To the older generation – a call from the millennials.

You gave birth to us. You raised us.

 

You taught us that money wasn’t the most important thing in the world, being yourself and doing what you loved was more important.
(You usually said this while looking back at your own childhood, nostalgia glimmering in your eyes).

You taught us to be kind and gentle to people less fortunate than us, that giving your fruit to a homeless person was the right thing to do. Letting old people speak to us and that we should listen, because most of them were lonely now.
You taught us to be strong. You taught us to stand up for ourselves and for what we believed in. Rooting for us to find out own route.

 

You taught us not to accept bulling, that we should call out when people was treated badly. “Would you like to have someone throw sand at you?”

 

But you forgot to tell us that the colour of someone’s skin, their gender, whom they loved, their economical status, their disabilities and their religious beliefs was going to define which people we were allowed to care about, call our friends, our lovers.

 

And then the economy crashed.

 

You didn’t let us in to the family owned company like the generations before us, you didn’t find a place for us where we could start becoming independent, you didn’t open your doors to us.

 

Instead you told us to get out, travel, fall in love, fall out of love.
“Go see the world, find another path to independence.”

 

So a lot of us did.

 

Some started seeking places where the economy was still able to let us in, some decided to spread their wings and have a look around, some decided to study somewhere else because the schools there accepted more people, to begin our journey to independence.

 

With this we were separated from family, our friends, our birth town, country, continent, our safe place.

 

We were sad in the beginning but soon we had a bunch of new friends, we started creating bonds that wouldn’t break even when we one day might go back, we fell head over heals in love with places and people.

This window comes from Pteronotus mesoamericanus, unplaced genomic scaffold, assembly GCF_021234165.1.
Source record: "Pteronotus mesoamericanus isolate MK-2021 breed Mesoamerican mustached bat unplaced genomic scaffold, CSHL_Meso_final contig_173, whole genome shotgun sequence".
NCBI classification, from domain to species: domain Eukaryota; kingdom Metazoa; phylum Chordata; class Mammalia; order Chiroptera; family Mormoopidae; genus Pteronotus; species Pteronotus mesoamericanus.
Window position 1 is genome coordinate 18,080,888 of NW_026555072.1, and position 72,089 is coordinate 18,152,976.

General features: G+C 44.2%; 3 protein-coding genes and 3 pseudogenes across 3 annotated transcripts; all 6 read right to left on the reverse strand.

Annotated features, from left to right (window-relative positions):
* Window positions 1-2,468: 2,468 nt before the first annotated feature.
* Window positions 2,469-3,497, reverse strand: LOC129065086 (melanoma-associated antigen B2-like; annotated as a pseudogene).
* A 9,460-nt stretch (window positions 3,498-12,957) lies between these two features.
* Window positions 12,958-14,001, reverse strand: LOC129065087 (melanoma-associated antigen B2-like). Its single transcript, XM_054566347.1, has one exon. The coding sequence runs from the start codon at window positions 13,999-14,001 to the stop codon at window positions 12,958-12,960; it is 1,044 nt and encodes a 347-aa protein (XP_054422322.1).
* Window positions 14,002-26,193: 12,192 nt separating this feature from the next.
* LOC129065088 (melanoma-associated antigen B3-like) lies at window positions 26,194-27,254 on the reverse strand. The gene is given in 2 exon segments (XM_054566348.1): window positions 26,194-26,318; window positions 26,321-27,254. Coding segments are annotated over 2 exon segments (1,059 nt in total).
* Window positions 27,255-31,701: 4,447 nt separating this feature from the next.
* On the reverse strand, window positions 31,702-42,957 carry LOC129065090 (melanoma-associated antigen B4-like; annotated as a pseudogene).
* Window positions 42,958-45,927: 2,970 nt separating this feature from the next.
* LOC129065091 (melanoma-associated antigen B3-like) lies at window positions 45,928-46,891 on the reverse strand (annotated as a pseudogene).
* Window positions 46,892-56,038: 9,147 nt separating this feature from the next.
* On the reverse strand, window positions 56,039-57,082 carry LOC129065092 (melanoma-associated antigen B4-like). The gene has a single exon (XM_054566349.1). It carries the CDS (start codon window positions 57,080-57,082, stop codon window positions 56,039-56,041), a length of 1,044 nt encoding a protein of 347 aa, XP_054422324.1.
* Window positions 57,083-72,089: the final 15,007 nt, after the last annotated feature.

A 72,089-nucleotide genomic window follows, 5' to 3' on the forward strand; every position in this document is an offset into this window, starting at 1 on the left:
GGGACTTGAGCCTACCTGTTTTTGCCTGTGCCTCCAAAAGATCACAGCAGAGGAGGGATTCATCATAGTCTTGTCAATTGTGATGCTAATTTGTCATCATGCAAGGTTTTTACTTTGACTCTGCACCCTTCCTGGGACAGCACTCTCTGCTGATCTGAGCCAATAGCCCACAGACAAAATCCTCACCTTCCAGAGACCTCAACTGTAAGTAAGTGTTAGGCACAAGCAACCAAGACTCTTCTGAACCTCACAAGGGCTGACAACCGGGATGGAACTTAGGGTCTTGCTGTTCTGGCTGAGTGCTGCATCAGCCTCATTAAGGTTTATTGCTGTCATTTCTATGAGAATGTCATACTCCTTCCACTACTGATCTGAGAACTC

We started learning about the world through the eyes of the natives. We started to understand the suffering other people had gone through to now stand beside you. The stereotypes we had seen on TV and some people had spoken about were all shattered. We didn’t see all the things you were trying to make us see. We saw our friend, our lover, standing opposite of us, their background and struggles might have been different from ours, but we didn’t care, we loved them.

 

It opened our eyes.

 

And once they were opened we can’t close them again.

 

You tried hard to occupy us with mainstream television, media, mobile phones.

But we found a way to turn it around, to use it to help people, to keep in contact, to make friends to share our secrets with, to start a change and share our experiences on our journeys. And here you couldn’t follow.

 

We admit, some people fell for it and you won this round.

 

But you were the one who taught us that we always get what we want, you taught us that we should call out bullies. We won’t let you stop what has already started, you might slow us down. But this is ours, it is our independence, our future.

 

Once again you taught us an important lesson:

Next time, we will be more. We will not let you decide our future anymore. Your time is bound to end and it might be sooner than you care to admit.
Next time. We will shout louder.

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